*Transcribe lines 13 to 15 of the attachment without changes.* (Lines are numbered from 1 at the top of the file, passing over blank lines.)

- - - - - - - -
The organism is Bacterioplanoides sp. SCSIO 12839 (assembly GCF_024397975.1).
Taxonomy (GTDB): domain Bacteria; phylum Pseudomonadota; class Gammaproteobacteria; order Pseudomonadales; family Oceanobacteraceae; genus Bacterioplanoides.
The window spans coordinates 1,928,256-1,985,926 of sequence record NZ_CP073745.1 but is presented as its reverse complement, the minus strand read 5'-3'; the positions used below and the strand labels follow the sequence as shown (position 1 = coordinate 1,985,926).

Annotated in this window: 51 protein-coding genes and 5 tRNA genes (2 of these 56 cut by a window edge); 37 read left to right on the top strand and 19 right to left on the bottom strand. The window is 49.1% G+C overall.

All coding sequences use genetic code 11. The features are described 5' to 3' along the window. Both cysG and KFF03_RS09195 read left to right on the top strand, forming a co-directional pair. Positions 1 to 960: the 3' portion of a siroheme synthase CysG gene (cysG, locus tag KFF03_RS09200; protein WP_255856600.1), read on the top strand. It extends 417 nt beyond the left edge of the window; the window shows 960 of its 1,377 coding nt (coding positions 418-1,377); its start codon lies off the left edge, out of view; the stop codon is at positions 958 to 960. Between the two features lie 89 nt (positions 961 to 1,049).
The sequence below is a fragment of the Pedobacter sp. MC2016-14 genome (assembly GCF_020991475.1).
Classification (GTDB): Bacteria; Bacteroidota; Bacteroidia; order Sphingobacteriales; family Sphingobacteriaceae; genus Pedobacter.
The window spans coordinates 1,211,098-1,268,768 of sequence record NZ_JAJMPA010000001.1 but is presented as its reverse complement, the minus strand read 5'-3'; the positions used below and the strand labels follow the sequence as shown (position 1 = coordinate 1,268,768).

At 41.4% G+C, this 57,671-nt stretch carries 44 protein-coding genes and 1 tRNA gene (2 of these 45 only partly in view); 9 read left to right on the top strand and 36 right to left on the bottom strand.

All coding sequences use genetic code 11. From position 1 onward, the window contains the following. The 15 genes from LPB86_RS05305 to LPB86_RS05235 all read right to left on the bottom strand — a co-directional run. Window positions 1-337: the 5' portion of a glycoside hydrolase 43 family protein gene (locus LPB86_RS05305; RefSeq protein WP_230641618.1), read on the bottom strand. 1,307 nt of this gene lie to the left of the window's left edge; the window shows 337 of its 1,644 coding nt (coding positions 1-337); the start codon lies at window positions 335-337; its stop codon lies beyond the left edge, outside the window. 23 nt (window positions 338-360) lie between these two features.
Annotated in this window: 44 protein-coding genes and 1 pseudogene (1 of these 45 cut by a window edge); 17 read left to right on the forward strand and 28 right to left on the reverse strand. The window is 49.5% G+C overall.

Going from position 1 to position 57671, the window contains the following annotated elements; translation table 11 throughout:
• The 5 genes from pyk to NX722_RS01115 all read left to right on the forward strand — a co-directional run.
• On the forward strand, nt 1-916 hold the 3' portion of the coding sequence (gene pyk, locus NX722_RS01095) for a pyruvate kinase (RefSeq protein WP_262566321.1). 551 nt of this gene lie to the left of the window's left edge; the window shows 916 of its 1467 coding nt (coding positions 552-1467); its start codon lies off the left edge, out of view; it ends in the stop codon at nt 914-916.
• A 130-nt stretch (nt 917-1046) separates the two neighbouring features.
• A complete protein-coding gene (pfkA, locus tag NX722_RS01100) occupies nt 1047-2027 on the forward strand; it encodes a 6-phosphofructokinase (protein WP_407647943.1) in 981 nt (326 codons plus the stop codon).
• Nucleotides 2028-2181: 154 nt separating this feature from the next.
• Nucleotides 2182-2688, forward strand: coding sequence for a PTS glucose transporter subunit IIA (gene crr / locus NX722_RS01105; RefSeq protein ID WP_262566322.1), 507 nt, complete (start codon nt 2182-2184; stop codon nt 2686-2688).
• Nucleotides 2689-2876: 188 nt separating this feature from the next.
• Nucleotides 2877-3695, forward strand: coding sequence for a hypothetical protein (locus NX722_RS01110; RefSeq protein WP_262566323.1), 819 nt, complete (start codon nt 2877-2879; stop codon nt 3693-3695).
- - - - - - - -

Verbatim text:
• The 5 genes from pyk to NX722_RS01115 all read left to right on the forward strand — a co-directional run.
• On the forward strand, nt 1-916 hold the 3' portion of the coding sequence (gene pyk, locus NX722_RS01095) for a pyruvate kinase (RefSeq protein WP_262566321.1). 551 nt of this gene lie to the left of the window's left edge; the window shows 916 of its 1467 coding nt (coding positions 552-1467); its start codon lies off the left edge, out of view; it ends in the stop codon at nt 914-916.
• A 130-nt stretch (nt 917-1046) separates the two neighbouring features.